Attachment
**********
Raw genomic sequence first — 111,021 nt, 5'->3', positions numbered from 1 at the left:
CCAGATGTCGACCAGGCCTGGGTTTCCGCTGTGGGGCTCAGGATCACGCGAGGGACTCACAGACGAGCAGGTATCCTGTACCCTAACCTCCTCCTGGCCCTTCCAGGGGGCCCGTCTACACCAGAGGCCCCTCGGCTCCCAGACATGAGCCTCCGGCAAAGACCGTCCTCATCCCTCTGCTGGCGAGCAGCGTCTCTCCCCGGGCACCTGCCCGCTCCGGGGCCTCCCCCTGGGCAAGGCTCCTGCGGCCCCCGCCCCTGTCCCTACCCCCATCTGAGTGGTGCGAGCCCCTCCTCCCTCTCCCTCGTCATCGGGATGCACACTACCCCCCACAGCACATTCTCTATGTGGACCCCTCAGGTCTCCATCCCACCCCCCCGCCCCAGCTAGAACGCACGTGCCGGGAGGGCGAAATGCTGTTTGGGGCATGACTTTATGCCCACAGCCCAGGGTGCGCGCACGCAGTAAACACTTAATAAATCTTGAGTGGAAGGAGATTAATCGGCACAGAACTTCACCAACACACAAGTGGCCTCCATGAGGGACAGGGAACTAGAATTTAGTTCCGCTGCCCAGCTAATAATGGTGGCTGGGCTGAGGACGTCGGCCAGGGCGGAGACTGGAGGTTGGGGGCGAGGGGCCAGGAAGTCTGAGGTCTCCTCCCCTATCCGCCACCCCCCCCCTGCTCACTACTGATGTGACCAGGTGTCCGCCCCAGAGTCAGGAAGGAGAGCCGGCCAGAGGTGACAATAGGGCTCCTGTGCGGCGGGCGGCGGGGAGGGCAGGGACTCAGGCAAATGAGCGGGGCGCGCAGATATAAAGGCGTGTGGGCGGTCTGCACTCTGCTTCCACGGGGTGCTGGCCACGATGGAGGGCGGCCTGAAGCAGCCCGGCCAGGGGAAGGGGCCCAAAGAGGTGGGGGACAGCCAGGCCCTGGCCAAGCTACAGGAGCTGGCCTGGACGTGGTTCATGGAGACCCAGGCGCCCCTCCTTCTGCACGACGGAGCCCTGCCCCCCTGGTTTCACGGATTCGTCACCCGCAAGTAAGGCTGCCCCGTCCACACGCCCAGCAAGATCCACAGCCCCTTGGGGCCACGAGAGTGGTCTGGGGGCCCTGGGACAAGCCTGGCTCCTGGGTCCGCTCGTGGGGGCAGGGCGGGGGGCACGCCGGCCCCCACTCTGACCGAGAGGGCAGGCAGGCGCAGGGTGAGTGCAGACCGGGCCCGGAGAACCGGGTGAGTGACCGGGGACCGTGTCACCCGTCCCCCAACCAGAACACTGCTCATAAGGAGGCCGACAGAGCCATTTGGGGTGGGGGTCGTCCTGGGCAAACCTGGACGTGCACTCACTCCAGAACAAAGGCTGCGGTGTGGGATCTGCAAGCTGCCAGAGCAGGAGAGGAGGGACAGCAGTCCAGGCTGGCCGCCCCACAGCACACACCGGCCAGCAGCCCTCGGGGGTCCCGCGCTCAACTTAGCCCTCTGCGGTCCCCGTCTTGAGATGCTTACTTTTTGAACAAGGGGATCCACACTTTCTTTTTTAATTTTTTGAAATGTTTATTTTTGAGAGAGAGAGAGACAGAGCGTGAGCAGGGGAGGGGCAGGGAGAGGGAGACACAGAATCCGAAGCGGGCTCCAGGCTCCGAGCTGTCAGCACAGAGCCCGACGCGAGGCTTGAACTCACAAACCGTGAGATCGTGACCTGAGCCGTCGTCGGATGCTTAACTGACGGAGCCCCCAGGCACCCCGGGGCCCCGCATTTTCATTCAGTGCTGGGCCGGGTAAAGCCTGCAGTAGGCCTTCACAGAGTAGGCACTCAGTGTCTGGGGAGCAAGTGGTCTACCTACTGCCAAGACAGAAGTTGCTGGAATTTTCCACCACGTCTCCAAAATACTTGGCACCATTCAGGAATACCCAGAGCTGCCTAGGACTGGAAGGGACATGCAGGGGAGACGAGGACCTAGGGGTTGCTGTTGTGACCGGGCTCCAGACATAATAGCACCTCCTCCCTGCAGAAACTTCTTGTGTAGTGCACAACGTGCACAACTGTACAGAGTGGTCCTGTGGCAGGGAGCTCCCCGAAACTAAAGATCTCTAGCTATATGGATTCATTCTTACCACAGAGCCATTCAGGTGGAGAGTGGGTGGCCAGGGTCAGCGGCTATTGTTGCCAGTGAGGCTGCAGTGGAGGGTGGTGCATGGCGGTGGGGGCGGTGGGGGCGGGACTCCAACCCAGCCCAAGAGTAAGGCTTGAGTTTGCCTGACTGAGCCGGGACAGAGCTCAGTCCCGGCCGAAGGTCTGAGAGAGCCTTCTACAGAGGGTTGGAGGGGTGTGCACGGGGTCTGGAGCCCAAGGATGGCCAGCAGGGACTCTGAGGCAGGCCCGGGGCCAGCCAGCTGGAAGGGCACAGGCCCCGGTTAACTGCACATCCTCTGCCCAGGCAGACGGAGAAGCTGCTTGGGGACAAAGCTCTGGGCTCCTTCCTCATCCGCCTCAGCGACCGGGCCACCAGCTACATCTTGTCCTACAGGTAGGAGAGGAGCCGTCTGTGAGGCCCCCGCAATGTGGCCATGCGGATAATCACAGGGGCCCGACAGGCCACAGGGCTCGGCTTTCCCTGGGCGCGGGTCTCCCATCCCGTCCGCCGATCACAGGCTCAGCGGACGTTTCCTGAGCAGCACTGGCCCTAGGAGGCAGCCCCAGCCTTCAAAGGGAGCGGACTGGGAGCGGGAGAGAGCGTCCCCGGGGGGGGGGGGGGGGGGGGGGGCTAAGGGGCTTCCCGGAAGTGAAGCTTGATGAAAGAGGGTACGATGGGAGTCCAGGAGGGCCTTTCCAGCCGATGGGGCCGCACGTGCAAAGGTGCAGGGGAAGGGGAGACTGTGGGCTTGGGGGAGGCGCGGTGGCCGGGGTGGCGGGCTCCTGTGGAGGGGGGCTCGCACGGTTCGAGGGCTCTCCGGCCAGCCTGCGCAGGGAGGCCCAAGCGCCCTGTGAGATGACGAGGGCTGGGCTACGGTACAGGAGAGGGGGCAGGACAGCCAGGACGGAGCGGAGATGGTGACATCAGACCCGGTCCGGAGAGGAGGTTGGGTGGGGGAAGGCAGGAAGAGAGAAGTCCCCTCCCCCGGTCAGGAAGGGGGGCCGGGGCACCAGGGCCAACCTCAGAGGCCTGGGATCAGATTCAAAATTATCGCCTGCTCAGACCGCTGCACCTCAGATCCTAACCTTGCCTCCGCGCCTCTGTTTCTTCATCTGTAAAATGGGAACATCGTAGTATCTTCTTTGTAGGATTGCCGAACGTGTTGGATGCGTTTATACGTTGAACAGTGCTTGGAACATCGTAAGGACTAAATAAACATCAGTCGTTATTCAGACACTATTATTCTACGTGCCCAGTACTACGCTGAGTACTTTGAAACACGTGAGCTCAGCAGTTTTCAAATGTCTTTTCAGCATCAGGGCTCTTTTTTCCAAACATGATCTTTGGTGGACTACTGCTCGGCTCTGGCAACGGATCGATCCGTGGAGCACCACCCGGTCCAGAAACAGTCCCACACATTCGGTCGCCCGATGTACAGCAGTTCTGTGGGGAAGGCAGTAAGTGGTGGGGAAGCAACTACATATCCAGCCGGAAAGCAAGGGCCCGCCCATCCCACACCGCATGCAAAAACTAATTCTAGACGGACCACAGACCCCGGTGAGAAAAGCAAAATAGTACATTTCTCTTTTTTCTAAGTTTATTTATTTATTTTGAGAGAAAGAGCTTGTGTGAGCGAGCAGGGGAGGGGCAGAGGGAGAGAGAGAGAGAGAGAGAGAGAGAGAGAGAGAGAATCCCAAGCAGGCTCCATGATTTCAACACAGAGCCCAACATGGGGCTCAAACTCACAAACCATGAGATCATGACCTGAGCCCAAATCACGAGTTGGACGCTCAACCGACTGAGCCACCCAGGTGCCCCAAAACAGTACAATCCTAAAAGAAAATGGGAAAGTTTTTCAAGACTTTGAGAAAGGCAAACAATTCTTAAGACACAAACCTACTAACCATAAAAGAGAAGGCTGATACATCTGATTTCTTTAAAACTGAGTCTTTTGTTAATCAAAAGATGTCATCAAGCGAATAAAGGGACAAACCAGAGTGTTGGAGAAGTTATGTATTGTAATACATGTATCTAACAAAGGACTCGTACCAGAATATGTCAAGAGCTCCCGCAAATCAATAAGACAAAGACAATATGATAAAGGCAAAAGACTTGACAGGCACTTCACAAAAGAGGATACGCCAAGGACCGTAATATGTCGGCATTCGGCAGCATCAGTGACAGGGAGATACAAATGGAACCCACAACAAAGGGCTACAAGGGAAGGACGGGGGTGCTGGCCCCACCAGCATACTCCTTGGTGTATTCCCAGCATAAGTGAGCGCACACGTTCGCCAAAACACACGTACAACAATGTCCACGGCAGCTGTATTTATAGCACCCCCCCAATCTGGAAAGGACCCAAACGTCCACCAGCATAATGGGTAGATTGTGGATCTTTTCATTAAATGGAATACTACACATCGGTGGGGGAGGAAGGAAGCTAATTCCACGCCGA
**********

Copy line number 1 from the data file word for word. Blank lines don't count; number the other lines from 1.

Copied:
Raw genomic sequence first — 111,021 nt, 5'->3', positions numbered from 1 at the left: